Find all of the singing games listed below at www.musicplayonline.com . There will be song videos AND there will be kids demo videos available to help you learn how to play the game.  Get more information on the Musicplay curriculum at http://musicplay.ca/.

 

Favorite Games
Musicplay 4
* Wake Me! Shake Me!  – create a B section
* Good Morning (#5) – what my students liked most about the game was introducing themselves
* Cut the Cake (#28) – every student I’ve ever taught loves chase games
* Sarasponda (39) – kids love the stick game, especially the toss
* Ma Ku Ay (#22) – kids love the stick game – they’d borrow rhythm sticks at recess to practice
* Pass the Pumpkin (26) – the challenge of doing the rhythm chain keeps kids engaged
* Stella Ella Olla (#34) – my students would play this game every music class from Sept – June! Loved it!
* Categories (#64) – this game took a few classes until they “caught on” but we’d often use it after that.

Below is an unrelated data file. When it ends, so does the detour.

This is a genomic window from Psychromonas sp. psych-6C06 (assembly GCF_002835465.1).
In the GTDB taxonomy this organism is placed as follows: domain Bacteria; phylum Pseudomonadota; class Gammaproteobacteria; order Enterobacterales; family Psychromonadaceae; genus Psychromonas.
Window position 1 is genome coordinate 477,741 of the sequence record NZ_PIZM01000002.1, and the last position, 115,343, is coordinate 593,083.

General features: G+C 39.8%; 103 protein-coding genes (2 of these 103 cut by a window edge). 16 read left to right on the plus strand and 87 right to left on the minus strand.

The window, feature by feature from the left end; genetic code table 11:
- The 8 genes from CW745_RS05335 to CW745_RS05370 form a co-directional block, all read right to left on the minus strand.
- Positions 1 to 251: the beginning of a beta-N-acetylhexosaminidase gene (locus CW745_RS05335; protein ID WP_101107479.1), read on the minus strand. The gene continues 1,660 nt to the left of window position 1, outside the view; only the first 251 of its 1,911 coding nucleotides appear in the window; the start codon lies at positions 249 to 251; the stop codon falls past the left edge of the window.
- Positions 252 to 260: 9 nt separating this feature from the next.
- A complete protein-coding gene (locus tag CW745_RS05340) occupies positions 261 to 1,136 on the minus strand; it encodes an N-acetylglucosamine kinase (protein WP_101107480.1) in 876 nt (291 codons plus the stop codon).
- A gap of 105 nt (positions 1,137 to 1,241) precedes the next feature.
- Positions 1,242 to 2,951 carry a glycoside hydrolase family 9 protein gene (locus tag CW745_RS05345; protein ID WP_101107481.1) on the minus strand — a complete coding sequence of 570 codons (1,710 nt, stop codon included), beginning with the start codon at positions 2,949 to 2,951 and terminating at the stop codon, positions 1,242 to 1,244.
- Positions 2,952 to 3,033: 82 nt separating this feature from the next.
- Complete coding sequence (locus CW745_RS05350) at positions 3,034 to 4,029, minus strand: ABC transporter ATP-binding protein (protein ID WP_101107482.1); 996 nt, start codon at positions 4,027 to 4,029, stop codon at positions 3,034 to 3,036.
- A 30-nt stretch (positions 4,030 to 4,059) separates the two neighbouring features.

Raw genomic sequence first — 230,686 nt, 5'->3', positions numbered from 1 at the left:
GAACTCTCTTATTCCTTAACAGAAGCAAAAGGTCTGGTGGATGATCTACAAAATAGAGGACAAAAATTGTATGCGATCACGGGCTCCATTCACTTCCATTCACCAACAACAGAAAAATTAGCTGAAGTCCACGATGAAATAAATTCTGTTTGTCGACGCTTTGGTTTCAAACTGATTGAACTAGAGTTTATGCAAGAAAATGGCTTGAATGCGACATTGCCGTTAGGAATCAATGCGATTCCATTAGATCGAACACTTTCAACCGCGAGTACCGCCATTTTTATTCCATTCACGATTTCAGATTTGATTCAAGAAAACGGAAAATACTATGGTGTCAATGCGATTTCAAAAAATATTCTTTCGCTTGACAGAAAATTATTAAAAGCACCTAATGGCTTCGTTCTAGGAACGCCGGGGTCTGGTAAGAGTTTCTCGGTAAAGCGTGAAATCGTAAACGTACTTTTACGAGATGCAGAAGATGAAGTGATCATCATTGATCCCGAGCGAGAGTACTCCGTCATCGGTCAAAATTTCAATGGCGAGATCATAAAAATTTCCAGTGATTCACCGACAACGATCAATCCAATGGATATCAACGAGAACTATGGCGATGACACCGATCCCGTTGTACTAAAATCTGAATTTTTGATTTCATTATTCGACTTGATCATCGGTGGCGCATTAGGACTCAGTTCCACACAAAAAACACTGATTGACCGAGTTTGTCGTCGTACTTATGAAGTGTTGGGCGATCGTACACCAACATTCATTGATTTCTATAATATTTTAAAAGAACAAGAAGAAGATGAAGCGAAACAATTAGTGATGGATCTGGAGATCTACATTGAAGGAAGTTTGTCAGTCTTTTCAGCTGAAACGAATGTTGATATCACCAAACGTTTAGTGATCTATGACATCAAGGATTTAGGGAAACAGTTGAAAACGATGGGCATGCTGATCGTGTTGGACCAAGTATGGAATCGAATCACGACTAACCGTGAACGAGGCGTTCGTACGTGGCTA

* My Bonnie (#35) – going up and down each time there’s a B is fun!

Musicplay 5
Concentration (#2)
Ickle Ockle (#8) – the song is simple, but the kids love the chase!
Four White Horses (#10) – the clap pattern is tricky to teach, but not really that hard and the kids like the challenge.
Button (#13) always engaging – they have to see if they can guess
Our Old Sow (#28) my students favorite game!
Green Sally Up (#33) – this is a clap game with a handshake. The creating was fun too!
Old Maid (#46) – fun stealing partners
Waddally Acha #88 – fun with the Boomwhackers

Musicplay 6
Dollar #19 – played like Button, it’s an engaging game
COFFEE #46 – try the tennis ball routine with the round – fun!